Washington Redskins
Incumbent kicker Graham Gano faced veteran competition from Shayne Graham, who ended last year with the Patriots, although the competition didn’t last very long. Gano went 3-of-3 on FGs in the preseason opener. Shayne went 0-of-2 and was subsequently released. The coaches noted however that they may still bring another competitor for Gano. It’s unclear whether recently signed Clint Stitser is that competition, or he was just a fill-in if Gano missed a little time for paternity leave. Despite becoming a dad days earlier, Gano played against the Colts and again went 3-of-3 on FGs. The team also signed free agent punter Sav Rocca, formerly with the division rival Eagles. He is now with the team after initially having been delayed obtaining a visa out of his native Australia. Nick Sundberg is back for his second year at long snapper.

This post sponsored by Footballguys.com
 

Friday, August 26, 2011

AFC North Specialists 2011

For the final AFC installment of our specialist overviews, we  head north.

Baltimore Ravens
The Ravens are set at kicker, where Billy Cundiff emerged as a Pro Bowler last year and was secured to a long term contract. He recently commented on his long range work for August, “In the preseason, I'm hoping to get a lot of long attempts. I need to continue to get reps in long field goal situations, especially with the way the new kickoff rule is.” The Ravens have no question at punter and holder, roles both handled by Sam Koch. Long snapper Morgan Cox, who suffered a torn ACL last December, was removed from the PUP list and is easing back into practice, “We didn’t want to go gung-ho on the first day. I feel like I could’ve, but it’s one of those things where you want to take it one step at a time. It’s a process.” Undrafted rookie Patrick Scales out of Utah State has been handling the snapping in the interim.

Cincinnati Bengals
Kevin Huber heads into his third season as the Bengals punter and holder. Clark Harris was brought in part way through 2009 and remains the long snapper. At kicker, although Mike Nugent is coming off a season ending torn ACL it doesn’t appear to be an issue. Through the first week of camp he had not missed a single field goal. ST coordinator Darrin Simmons noted, “I like his mental state more than anything. It’s important for him to have success early on but right now his confidence has to be as high as its been.” Undrafted rookie kicker Thomas Weber from Arizona State is the camp leg.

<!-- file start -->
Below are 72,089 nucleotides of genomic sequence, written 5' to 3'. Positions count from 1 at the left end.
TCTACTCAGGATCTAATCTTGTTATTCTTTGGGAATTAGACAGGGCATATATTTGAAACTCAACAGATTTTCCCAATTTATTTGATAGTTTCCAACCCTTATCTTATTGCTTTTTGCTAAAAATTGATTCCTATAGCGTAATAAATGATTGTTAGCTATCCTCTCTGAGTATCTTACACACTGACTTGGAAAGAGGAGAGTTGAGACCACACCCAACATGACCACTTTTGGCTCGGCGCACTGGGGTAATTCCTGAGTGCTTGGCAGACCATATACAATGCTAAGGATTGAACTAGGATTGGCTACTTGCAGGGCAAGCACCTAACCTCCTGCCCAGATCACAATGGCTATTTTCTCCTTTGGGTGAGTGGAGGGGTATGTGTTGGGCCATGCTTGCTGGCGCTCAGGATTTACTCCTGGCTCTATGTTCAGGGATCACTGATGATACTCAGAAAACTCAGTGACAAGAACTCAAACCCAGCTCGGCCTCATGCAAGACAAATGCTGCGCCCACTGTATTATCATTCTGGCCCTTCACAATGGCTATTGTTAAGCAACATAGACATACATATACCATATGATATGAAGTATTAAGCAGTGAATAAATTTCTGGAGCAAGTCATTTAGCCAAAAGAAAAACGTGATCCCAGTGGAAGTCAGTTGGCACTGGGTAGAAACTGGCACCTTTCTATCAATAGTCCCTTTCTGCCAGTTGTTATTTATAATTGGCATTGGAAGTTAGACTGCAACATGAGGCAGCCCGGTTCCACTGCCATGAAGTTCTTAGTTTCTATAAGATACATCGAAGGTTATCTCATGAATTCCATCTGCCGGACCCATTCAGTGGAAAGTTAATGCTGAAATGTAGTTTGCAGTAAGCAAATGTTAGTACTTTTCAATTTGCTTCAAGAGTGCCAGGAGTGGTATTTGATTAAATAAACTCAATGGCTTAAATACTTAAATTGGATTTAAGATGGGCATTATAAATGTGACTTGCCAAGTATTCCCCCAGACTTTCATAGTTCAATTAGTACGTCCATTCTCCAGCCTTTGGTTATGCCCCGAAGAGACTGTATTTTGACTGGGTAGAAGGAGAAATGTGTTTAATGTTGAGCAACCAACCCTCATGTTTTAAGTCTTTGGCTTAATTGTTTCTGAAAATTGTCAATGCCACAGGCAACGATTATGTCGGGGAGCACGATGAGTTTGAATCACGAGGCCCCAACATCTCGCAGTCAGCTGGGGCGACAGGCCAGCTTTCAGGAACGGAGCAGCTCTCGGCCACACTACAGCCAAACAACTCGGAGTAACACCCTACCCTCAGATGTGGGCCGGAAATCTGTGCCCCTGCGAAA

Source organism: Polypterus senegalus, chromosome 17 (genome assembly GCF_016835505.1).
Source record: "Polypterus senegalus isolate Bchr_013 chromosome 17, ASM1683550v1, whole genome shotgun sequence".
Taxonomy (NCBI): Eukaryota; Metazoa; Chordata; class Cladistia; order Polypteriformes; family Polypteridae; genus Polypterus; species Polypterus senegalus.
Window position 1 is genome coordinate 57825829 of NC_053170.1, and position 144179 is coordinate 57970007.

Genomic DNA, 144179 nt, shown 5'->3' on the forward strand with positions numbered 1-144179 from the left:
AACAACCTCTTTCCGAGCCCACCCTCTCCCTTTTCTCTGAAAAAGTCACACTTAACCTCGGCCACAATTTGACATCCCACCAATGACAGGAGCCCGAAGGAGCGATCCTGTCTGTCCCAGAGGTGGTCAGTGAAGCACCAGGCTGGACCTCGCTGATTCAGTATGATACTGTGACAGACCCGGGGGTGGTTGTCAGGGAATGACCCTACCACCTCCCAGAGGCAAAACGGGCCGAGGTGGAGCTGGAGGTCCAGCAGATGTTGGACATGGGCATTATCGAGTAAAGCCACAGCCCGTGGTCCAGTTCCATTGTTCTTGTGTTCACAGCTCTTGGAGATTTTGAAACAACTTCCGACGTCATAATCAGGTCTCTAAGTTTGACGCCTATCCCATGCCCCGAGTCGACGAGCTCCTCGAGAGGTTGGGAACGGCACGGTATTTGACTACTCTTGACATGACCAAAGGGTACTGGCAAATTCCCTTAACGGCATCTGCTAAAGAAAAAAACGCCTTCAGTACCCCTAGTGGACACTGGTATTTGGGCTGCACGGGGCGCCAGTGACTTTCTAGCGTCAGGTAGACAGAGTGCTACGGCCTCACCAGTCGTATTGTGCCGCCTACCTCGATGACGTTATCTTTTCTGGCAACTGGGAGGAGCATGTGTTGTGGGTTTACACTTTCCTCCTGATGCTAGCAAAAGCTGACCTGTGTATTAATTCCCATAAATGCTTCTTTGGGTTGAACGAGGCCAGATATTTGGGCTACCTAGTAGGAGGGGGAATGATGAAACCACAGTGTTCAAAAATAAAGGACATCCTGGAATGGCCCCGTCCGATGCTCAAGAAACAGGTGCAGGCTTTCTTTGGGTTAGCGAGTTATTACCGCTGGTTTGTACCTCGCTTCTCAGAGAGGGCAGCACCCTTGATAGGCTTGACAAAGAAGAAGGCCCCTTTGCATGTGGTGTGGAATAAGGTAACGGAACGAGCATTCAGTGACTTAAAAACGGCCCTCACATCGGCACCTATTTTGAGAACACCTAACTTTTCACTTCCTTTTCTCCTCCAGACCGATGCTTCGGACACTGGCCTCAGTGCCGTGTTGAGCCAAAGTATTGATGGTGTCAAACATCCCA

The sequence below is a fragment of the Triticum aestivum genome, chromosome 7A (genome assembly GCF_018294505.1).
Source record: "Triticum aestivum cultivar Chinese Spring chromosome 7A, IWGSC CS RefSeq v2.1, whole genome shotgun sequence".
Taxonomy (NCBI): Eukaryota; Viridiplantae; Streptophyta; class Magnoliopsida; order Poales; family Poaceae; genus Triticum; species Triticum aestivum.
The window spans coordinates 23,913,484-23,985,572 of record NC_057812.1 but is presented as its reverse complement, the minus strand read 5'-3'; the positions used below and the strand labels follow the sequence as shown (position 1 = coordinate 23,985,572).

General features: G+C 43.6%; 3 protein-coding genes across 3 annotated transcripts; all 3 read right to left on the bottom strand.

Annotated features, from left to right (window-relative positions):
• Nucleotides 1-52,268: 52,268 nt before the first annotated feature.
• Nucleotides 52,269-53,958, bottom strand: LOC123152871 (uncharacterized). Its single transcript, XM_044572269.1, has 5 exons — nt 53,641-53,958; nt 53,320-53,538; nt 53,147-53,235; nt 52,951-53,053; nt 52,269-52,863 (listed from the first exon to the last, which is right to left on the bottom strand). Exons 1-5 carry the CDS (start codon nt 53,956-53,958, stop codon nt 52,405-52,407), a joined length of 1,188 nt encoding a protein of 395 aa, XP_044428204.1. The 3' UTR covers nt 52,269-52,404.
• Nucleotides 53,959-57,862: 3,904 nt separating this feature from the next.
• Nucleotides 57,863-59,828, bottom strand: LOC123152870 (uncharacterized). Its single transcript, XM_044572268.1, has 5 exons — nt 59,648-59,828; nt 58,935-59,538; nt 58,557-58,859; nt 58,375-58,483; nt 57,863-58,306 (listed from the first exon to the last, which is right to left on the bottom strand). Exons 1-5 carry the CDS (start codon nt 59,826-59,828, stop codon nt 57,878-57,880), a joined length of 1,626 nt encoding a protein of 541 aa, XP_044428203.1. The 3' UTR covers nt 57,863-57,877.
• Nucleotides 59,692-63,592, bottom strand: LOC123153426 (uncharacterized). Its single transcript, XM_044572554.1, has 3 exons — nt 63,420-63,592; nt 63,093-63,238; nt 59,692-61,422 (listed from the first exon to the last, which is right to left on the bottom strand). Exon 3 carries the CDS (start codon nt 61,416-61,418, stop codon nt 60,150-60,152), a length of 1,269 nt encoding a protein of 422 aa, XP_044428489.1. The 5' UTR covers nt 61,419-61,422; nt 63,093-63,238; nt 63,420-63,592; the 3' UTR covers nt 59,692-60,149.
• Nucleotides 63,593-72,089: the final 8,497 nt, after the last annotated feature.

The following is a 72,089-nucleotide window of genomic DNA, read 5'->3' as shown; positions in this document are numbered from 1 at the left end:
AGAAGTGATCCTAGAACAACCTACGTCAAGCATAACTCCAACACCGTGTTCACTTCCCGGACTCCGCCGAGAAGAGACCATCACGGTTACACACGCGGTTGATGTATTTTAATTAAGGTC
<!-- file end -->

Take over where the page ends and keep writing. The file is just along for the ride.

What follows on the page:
Cleveland Browns
Long snapper Ryan Pontbriand is back, with no questions or concerns. But the other two specialist positions have already been in the spotlight during camp. When the lockout ended, amidst questions and concerns that Phil Dawson might not sign his franchise tag tender, the team signed Jeff Wolfert – the second most accurate kicker in NCAA history and most recently having kicked in the UFL. Dawson has however since signed his contract and rejoined the team. At punter/holder, Reggie Hodges won’t be able to duplicate his breakthrough 2010 season after tearing his Achilles in practice early on in camp. Richmond McGee, most recently with the Bears, was subsequently signed after beating out Rob Long and Scott Crough in a tryout.

Pittsburgh Steelers
After parting ways with kicker Jeff Reed last season, Shaun Suisham was signed to finish the year and then re-signed following the lockout. He recently missed the second preseason game following an appendectomy. Although Suisham is certainly the favorite to keep the job, Swayze Waters has been in various NFL camps in recent years and could conceivably challenge. The biggest question is at punter. Can Dan Sepulveda bounce back from his second serious knee injury? Or, will his replacement from last year, Jeremy Kapinos, retain the job? Sepulveda can look for inspiration via long snapper Greg Warren, who bounced back last year after two years of ACL injuries.

This post sponsored by Footballguys.com
 

Wednesday, August 24, 2011

NFC West Specialists 2011

Our NFL specialist journey heads west today, taking a look at the four NFC teams.